29. 29.
    Matsubara J, et al. (2012) A dipeptidyl peptidase-4 inhibitor, des-fluoro-sitagliptin, improves endothelial function and reduces atherosclerotic lesion formation in apolipoprotein E-deficient mice. J. Am. College Cardiol. 59:265–76.CrossRefGoogle Scholar
  30. 30.
    Ban K, et al. (2008) Cardioprotective and vasodilatory actions of glucagon-like peptide 1 receptor are mediated through both glucagon-like peptide 1 receptor-dependent and -independent pathways. Circulation. 117:2340–50.CrossRefGoogle Scholar
  31. 31.
    Bullock BP, Heller RS, Habener JF. (1996) Tissue distribution of messenger ribonucleic acid encoding the rat glucagon-like peptide-1 receptor. Endocrinology. 137:2968–78.CrossRefGoogle Scholar
  32. 32.
    Goumans MJ, van Zonneveld AJ, ten Dijke P. (2008) Transforming growth factor beta-induced endothelial-to-mesenchymal transition: a switch to cardiac fibrosis? Trends Cardiovasc. Med. 18:293–8.CrossRefGoogle Scholar
  33. 33.
    Kumarswamy R, et al. (2012) Transforming growth factor-beta-induced endothelial-to-mesenchymal transition is partly mediated by microRNA-21. Arterioscler. Thromb. Vasc. Biol. 32:361–9.CrossRefGoogle Scholar
  34. 34.
    Choi SK, et al. (2012) Poly(ADP-ribose) polymerase 1 inhibition improves coronary arteriole function in type 2 diabetes mellitus. Hypertension. 59:1060–8.CrossRefGoogle Scholar
  35. 35.
    Li WJ, Shin MK, Oh SJ. (2011) Poly(ADP-ribose) polymerase is involved in the development of diabetic cystopathy via regulation of nuclear factor kappa B. Urology. 77:1265.e1–8.Google Scholar
  36. 36.
    Rodriguez MI, et al. (2011) Poly(ADP-ribose)-dependent regulation of Snail1 protein stability. Oncogene. 30:4365–72.CrossRefGoogle Scholar
  37. 37.
    Shiraki A, et al. (2012) The glucagon-like peptide 1 analog liraglutide reduces TNF-alpha-induced oxidative stress and inflammation in endothelial cells. Atherosclerosis. 221:375–82.CrossRefGoogle Scholar
  38. 38.
    Wang D, et al. (2013) Glucagon-like peptide-1 protects against cardiac microvascular injury in diabetes via a cAMP/PKA/Rho-dependent mechanism. Diabetes. 62:1697–708.CrossRefGoogle Scholar
  39. 39.
    Hendarto H, et al. (2012) GLP-1 analog liraglutide protects against oxidative stress and albuminuria in streptozotocin-induced diabetic rats via protein kinase A-mediated inhibition of renal NAD(P)H oxidases. Metab. Clin. Exp. 61:1422–34.CrossRefGoogle Scholar

Copyright information

© The Author(s) 2015

Open Access This article is licensed under a Creative Commons Attribution-NonCommercial-NoDerivatives 4.0 International License, which permits any non-commercial use, sharing, distribution and reproduction in any medium or format, as long as you give appropriate credit to the original author(s) and the source, and provide a link to the Creative Commons license. You do not have permission under this license to share adapted material derived from this article or parts of it.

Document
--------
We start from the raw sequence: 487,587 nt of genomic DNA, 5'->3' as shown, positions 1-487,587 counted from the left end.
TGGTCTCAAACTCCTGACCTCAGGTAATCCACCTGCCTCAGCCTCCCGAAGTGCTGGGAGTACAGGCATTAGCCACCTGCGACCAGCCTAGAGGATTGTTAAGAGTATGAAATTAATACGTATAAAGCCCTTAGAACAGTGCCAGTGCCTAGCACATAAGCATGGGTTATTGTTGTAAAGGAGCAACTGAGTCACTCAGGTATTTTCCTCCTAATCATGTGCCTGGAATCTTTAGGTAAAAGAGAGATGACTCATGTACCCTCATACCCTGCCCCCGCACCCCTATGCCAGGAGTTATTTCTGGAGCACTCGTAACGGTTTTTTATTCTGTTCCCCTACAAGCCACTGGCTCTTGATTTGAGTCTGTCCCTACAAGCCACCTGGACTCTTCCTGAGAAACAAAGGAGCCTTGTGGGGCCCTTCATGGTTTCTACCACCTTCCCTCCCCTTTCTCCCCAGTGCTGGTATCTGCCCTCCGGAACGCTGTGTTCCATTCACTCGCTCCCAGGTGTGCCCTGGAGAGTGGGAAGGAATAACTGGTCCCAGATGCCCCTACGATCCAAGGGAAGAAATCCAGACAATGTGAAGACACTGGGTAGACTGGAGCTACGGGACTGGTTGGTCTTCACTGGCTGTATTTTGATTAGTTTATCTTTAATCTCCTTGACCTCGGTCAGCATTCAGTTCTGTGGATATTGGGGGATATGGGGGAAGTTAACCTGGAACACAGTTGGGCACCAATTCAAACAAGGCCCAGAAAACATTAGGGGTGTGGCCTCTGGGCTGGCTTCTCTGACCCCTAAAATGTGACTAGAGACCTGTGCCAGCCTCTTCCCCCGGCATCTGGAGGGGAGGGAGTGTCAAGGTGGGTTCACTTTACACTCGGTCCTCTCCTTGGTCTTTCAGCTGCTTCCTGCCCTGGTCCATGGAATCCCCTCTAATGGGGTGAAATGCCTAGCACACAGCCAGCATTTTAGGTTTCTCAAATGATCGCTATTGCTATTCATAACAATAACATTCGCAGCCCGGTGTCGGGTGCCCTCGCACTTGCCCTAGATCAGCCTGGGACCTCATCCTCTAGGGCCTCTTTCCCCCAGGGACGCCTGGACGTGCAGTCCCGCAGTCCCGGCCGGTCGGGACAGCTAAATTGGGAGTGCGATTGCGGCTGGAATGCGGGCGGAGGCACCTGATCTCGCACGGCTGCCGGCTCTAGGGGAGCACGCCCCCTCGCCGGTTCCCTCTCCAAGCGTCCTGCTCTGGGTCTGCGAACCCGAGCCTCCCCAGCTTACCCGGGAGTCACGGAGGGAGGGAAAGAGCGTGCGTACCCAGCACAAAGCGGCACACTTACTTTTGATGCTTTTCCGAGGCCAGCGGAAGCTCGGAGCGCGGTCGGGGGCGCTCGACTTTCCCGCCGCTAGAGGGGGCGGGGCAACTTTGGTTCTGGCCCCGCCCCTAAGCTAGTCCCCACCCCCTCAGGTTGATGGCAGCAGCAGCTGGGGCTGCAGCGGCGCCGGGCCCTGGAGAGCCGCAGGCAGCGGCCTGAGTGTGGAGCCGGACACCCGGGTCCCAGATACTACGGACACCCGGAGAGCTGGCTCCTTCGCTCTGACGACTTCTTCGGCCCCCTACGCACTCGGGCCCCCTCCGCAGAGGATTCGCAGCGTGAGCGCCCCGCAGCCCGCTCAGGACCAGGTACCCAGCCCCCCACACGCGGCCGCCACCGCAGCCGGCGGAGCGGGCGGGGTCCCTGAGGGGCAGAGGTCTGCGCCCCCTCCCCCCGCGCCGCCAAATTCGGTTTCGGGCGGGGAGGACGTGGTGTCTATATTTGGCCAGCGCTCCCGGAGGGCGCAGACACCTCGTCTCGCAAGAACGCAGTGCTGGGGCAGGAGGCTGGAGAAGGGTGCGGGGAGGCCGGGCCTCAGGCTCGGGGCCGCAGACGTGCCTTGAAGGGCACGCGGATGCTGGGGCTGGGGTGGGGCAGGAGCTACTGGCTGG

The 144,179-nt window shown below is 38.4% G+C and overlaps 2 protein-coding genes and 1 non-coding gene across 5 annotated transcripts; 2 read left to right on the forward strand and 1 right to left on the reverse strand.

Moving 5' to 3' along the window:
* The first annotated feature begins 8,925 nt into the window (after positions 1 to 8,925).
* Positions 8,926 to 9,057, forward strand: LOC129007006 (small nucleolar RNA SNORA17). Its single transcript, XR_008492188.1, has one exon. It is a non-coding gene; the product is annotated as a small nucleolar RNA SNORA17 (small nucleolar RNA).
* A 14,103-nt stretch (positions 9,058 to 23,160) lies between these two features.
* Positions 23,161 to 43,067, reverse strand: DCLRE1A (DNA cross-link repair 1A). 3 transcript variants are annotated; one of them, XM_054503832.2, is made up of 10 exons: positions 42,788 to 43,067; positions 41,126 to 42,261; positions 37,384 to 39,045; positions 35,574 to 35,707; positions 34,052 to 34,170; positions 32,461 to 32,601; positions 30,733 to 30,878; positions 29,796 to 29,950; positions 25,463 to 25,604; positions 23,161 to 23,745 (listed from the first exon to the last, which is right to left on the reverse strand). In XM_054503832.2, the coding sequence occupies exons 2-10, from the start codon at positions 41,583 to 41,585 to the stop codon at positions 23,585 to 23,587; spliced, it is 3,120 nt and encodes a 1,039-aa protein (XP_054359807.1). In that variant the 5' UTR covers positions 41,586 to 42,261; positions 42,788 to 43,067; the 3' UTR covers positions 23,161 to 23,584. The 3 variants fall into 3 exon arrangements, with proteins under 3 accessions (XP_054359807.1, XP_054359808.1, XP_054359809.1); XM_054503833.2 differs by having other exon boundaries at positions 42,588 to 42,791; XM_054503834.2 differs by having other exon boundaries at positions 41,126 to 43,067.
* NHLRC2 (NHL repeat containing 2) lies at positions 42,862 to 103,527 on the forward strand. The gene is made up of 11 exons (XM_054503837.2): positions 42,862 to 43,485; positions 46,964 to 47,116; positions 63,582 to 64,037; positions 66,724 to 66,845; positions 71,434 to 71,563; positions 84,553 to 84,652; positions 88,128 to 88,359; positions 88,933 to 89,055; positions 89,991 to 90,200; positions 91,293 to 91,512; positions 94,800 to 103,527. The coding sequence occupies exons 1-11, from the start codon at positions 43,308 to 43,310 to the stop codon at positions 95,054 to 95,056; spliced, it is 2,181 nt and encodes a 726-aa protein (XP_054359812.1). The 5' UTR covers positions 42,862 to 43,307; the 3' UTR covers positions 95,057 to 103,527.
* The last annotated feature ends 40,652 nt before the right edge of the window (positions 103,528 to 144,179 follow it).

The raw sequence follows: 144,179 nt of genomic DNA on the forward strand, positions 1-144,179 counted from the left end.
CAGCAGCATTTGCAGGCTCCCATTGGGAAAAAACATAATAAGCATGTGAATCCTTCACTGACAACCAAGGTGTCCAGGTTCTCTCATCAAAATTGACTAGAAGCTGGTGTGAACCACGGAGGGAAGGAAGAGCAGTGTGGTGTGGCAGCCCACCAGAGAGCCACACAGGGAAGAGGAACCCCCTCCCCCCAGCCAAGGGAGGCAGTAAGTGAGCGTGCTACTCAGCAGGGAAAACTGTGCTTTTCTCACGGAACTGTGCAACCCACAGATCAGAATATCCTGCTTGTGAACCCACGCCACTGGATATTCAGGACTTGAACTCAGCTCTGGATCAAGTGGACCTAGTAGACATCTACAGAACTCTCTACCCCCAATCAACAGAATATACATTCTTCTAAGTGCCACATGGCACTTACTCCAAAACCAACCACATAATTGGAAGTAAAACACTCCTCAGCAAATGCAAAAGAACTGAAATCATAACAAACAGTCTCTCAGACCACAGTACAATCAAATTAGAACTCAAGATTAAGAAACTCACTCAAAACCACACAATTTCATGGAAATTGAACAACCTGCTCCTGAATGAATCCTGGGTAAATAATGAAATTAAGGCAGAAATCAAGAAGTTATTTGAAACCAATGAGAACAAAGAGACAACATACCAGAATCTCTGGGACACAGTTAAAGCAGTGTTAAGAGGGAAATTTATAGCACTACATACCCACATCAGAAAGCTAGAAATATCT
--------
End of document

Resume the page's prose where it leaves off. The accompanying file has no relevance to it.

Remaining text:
The images or other third party material in this article are included in the article’s Creative Commons license, unless indicated otherwise in a credit line to the material. If material is not included in the article’s Creative Commons license and your intended use is not permitted by statutory regulation or exceeds the permitted use, you will need to obtain permission directly from the copyright holder.

To view a copy of this license, visit (https://doi.org/creativecommons.org/licenses/by-nc-nd/4.0/)

Authors and Affiliations

  • Fei Yan
    • 1
    • 2
  • Guang-hao Zhang
    • 1
    • 3
  • Min Feng
    • 4
  • Wei Zhang
    • 1
  • Jia-ning Zhang
    • 5
  • Wen-qian Dong
    • 1
  • Cheng Zhang
    • 1
  • Yun Zhang
    • 1
  • Li Chen
    • 2
  • Ming-Xiang Zhang
    • 1
  1. 1.Key Laboratory of Cardiovascular Remodeling and Function Research, Chinese Ministry of Education and Chinese Ministry of Public HealthQilu Hospital of Shandong UniversityJinan, ShandongChina
  2. 2.Department of EndocrinologyQilu Hospital of Shandong UniversityJinan, ShandongChina
  3. 3.Department of CardiologyThe Second Hospital of Shandong UniversityJinanChina
  4. 4.Department of CardiologyAffiliated Hospital of Binzhou Medical UniversityBinzhou, ShandongChina
  5. 5.School of Foreign Languages and LiteratureShandong UniversityJinan, ShandongChina

Personalised recommendations